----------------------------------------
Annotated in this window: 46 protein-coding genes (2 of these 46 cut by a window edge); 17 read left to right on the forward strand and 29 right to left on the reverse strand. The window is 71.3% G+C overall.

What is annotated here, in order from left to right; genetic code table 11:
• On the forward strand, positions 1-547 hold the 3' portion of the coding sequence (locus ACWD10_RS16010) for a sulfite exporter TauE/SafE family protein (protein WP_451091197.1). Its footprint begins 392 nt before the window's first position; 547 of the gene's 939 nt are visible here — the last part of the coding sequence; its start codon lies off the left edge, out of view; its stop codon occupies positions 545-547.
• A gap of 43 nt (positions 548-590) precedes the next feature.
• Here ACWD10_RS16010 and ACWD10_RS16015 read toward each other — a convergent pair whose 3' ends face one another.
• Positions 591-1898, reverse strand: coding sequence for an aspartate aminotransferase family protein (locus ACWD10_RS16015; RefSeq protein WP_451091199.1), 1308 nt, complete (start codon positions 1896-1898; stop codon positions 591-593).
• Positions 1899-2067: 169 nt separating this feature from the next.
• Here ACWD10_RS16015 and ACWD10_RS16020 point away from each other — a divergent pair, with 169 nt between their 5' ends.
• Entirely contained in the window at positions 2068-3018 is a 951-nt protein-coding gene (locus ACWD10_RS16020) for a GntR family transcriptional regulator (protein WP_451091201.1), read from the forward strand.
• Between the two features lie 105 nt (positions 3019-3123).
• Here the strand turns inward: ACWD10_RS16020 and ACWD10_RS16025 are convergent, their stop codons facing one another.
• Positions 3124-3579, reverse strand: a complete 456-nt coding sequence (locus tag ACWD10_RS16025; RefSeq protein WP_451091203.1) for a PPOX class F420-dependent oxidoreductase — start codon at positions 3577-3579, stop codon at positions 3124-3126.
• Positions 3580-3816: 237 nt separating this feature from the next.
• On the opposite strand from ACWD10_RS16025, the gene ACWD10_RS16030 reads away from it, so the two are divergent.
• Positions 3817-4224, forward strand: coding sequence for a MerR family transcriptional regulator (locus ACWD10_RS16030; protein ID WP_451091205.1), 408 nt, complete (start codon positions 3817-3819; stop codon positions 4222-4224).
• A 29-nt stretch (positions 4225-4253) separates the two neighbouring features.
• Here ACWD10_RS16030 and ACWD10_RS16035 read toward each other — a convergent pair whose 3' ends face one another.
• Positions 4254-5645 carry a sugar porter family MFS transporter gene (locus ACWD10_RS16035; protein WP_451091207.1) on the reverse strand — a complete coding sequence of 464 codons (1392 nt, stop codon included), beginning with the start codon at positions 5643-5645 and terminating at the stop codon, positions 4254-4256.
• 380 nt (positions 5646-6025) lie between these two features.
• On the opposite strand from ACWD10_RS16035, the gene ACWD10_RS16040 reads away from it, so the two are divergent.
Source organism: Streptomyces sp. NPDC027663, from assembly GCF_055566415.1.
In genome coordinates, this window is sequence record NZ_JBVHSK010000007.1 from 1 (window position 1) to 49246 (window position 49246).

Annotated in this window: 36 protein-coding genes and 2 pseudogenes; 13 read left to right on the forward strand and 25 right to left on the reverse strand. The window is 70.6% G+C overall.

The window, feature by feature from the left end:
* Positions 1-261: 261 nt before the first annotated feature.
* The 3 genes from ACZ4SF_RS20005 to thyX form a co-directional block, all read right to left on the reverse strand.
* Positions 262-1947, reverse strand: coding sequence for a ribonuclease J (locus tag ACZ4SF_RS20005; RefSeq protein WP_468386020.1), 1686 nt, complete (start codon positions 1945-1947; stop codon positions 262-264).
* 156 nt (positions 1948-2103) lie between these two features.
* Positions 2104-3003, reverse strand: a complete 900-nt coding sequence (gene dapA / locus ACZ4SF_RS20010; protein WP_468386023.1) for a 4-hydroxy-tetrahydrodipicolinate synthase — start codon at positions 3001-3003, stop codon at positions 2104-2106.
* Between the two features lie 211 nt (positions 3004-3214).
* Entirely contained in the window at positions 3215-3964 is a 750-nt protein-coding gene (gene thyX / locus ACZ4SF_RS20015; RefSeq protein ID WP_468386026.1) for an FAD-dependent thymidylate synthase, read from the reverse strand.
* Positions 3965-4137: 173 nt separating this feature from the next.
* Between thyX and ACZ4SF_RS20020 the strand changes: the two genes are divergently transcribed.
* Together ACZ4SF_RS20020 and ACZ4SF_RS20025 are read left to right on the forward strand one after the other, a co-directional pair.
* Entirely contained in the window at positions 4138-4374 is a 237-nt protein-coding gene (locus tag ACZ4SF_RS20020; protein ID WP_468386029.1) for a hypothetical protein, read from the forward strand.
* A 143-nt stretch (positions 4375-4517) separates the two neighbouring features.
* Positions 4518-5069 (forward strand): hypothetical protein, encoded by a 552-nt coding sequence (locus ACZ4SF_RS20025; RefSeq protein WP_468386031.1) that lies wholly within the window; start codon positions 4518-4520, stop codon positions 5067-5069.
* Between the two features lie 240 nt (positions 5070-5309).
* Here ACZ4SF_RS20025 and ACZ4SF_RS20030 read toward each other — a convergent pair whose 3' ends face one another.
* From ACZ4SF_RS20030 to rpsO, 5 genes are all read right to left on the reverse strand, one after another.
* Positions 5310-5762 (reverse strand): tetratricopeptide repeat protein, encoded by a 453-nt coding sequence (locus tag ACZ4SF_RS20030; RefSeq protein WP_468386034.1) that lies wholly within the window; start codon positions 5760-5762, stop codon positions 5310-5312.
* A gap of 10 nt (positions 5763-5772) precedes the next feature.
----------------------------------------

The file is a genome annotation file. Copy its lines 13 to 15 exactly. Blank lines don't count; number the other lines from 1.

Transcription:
• Positions 3580-3816: 237 nt separating this feature from the next.
• On the opposite strand from ACWD10_RS16025, the gene ACWD10_RS16030 reads away from it, so the two are divergent.
• Positions 3817-4224, forward strand: coding sequence for a MerR family transcriptional regulator (locus ACWD10_RS16030; protein ID WP_451091205.1), 408 nt, complete (start codon positions 3817-3819; stop codon positions 4222-4224).